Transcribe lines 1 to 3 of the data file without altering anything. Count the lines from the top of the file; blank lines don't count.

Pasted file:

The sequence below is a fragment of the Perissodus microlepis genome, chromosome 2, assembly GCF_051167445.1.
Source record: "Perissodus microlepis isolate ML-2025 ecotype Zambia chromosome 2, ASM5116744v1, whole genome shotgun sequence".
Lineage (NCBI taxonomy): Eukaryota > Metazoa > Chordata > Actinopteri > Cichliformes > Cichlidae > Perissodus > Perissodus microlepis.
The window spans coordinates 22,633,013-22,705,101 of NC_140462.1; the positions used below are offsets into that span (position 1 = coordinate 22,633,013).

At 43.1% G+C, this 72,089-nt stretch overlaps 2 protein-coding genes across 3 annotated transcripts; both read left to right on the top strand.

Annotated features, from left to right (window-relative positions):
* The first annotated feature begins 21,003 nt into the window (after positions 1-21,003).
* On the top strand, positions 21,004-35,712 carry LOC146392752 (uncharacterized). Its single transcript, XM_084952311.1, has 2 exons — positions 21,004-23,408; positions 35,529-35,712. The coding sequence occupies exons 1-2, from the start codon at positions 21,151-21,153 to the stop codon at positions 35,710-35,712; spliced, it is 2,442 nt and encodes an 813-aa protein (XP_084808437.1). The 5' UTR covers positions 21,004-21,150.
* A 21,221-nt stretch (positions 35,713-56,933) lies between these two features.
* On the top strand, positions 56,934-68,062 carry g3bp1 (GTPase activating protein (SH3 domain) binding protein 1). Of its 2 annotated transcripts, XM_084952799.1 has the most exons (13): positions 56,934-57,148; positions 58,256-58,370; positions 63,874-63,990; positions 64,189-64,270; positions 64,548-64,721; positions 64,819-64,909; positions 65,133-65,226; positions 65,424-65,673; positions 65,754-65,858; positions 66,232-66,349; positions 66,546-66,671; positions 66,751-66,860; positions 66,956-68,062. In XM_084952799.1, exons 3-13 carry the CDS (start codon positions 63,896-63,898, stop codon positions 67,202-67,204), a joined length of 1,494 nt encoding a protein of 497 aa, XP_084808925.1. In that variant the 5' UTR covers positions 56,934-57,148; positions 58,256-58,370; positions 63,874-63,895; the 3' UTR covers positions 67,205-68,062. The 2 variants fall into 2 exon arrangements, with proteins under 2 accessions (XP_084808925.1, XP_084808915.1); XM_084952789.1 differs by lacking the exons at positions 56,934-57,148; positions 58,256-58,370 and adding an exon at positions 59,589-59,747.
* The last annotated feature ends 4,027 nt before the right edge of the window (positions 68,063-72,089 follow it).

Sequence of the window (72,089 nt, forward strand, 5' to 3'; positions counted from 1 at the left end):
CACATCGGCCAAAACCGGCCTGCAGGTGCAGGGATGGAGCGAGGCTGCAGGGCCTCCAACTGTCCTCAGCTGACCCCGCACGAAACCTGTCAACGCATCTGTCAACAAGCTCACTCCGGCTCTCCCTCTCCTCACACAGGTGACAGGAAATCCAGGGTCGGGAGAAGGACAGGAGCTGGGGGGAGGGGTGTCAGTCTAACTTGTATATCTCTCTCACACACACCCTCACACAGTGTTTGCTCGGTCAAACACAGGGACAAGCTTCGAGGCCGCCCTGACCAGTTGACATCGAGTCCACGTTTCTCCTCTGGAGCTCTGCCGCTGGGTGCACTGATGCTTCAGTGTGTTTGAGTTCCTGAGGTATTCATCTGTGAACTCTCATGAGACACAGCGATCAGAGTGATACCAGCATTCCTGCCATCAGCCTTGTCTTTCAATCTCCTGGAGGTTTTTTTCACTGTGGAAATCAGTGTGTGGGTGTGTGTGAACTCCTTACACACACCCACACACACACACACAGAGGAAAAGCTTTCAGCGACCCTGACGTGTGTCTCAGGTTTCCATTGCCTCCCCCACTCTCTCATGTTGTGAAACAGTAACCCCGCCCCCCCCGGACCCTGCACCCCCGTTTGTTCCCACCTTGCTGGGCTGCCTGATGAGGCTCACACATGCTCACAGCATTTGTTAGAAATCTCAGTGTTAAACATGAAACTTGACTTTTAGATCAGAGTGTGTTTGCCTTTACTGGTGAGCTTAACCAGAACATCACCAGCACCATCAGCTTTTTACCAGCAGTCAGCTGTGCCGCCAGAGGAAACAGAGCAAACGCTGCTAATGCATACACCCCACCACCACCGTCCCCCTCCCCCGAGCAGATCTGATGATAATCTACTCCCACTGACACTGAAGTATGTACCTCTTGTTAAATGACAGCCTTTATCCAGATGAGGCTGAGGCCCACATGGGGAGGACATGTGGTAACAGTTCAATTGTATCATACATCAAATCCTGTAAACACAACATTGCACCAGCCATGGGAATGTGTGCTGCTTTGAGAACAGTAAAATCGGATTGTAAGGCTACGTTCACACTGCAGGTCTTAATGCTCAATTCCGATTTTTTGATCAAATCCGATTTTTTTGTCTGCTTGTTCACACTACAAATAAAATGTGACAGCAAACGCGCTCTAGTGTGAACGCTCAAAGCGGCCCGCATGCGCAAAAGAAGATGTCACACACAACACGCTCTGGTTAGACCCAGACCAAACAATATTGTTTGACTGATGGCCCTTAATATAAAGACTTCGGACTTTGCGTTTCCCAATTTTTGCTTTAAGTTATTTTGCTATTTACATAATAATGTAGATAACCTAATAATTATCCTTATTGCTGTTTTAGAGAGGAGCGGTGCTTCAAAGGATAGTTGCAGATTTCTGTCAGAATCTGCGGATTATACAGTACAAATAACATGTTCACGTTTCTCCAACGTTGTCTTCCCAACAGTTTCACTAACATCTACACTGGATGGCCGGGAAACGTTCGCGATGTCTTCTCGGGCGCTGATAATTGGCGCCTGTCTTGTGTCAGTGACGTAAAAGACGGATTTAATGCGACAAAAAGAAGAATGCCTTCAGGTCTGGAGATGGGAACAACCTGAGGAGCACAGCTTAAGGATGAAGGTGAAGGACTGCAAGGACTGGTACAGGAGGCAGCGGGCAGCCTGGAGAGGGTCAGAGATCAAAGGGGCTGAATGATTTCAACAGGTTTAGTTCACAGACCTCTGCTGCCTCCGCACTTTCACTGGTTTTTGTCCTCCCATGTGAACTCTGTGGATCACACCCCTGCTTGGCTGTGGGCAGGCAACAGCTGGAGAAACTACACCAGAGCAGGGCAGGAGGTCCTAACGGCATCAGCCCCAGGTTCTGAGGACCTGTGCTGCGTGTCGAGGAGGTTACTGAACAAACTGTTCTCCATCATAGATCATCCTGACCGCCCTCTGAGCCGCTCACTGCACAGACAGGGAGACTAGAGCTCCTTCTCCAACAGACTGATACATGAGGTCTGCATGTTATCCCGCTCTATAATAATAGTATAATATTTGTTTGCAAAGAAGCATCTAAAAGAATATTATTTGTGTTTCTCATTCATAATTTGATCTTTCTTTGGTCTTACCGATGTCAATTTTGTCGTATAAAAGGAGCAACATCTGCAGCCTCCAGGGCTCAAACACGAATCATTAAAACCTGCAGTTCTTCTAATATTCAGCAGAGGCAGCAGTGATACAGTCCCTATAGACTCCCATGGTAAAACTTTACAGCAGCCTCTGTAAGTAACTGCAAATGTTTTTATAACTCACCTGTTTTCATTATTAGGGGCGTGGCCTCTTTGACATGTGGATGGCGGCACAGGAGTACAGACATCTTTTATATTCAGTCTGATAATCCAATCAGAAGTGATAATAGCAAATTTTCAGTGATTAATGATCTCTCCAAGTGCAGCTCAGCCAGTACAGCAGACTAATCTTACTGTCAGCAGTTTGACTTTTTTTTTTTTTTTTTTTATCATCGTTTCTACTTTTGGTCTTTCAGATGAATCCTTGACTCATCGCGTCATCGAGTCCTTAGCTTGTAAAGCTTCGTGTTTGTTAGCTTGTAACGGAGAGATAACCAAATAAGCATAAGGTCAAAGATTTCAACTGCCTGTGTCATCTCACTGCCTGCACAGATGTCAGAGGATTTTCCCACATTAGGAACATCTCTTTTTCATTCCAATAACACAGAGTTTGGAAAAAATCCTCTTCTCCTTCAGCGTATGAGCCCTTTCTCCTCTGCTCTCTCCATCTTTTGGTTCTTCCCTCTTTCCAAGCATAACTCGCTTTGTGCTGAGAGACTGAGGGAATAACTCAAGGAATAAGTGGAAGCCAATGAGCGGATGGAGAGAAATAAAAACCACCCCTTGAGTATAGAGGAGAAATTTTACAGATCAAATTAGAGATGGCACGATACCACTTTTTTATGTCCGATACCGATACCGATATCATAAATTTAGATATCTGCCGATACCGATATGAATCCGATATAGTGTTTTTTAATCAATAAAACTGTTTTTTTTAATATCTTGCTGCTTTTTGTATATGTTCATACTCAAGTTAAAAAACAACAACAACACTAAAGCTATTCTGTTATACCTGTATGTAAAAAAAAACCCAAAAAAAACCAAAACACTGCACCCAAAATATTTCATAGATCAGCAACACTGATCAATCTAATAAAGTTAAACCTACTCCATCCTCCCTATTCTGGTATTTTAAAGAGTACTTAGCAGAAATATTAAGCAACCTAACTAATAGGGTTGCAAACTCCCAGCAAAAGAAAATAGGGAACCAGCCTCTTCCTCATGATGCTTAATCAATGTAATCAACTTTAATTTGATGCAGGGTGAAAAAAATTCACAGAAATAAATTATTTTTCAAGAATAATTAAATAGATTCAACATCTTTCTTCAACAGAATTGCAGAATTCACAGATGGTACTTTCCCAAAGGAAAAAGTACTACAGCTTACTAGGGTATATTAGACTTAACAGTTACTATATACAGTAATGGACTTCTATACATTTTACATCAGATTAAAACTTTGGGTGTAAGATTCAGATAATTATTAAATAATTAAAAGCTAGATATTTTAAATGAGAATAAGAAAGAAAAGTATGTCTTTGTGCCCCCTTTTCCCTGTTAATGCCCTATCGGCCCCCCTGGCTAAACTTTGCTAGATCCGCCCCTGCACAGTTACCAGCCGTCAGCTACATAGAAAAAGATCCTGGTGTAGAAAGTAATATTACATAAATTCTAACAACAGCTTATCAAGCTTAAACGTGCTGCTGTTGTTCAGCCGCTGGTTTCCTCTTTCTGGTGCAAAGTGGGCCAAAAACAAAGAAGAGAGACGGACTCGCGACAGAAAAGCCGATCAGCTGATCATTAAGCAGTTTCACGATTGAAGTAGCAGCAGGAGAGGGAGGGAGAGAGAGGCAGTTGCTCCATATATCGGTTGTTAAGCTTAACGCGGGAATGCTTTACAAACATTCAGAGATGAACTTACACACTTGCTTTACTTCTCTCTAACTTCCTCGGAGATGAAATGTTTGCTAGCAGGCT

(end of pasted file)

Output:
The sequence below is a fragment of the Perissodus microlepis genome, chromosome 2, assembly GCF_051167445.1.
Source record: "Perissodus microlepis isolate ML-2025 ecotype Zambia chromosome 2, ASM5116744v1, whole genome shotgun sequence".
Lineage (NCBI taxonomy): Eukaryota > Metazoa > Chordata > Actinopteri > Cichliformes > Cichlidae > Perissodus > Perissodus microlepis.